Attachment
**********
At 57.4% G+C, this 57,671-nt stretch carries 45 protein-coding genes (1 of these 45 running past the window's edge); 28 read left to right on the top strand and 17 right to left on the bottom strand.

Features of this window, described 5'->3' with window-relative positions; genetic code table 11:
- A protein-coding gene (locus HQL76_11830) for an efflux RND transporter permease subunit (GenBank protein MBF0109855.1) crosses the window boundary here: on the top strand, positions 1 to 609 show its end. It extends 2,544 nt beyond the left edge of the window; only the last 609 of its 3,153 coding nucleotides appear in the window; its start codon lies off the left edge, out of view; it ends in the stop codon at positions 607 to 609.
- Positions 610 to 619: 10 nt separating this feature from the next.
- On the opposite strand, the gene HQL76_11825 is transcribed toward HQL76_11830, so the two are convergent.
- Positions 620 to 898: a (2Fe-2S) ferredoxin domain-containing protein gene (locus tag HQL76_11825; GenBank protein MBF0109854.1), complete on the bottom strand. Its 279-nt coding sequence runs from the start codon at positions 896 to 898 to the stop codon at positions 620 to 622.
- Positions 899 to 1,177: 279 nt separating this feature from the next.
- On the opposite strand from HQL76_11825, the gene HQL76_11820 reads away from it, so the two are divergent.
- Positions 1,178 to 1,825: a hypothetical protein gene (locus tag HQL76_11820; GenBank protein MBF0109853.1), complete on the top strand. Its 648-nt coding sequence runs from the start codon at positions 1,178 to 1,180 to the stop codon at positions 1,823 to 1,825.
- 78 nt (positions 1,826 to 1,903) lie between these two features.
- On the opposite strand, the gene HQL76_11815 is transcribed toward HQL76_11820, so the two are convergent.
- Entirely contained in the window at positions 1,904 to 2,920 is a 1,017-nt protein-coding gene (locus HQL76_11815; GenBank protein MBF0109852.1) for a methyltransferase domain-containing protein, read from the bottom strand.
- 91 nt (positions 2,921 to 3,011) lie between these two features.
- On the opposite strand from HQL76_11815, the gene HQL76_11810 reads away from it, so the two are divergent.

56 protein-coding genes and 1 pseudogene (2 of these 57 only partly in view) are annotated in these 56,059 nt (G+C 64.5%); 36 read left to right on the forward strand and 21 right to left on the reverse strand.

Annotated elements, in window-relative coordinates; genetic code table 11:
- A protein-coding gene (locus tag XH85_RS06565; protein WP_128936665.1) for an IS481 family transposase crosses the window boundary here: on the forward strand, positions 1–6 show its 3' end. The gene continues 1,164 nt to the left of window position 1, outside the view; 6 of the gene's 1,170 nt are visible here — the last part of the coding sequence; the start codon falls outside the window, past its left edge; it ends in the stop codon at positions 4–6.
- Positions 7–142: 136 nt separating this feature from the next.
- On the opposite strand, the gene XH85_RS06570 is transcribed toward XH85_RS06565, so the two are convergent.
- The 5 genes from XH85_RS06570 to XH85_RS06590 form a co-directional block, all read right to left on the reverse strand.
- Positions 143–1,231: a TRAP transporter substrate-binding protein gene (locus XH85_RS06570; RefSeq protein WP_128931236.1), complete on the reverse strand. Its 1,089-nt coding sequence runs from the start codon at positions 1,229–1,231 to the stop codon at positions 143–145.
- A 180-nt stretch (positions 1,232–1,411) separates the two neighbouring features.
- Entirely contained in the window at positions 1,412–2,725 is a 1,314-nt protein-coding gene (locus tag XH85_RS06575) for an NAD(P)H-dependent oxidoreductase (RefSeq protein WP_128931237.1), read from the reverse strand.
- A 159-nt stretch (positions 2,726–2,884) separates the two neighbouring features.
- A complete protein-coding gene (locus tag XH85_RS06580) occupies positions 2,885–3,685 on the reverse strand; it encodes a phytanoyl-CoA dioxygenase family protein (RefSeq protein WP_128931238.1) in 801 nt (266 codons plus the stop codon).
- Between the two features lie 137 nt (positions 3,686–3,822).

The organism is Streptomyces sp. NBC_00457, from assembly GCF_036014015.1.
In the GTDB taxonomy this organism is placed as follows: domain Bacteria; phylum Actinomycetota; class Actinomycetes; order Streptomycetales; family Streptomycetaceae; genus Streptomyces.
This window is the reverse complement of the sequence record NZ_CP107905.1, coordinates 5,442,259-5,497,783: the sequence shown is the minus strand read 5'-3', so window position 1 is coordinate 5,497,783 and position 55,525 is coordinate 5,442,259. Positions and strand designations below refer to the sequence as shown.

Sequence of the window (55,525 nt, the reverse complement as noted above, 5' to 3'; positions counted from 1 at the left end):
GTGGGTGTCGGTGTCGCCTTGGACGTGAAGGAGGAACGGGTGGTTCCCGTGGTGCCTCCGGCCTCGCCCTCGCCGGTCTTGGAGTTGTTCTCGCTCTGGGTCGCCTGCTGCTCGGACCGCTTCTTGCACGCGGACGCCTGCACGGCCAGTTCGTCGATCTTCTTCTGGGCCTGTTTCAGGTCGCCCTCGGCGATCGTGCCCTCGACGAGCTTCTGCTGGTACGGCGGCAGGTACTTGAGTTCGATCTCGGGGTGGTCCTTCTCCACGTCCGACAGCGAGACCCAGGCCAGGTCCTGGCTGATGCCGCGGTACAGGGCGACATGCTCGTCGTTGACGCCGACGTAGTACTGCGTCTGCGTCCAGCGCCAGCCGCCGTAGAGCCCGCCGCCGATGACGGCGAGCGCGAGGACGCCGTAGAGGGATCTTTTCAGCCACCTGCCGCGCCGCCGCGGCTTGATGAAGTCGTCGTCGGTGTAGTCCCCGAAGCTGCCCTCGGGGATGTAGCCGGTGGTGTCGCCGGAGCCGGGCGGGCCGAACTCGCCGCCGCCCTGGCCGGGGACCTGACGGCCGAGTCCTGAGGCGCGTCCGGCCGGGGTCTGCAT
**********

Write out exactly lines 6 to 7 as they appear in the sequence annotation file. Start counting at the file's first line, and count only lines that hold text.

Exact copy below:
- Positions 620 to 898: a (2Fe-2S) ferredoxin domain-containing protein gene (locus tag HQL76_11825; GenBank protein MBF0109854.1), complete on the bottom strand. Its 279-nt coding sequence runs from the start codon at positions 896 to 898 to the stop codon at positions 620 to 622.
- Positions 899 to 1,177: 279 nt separating this feature from the next.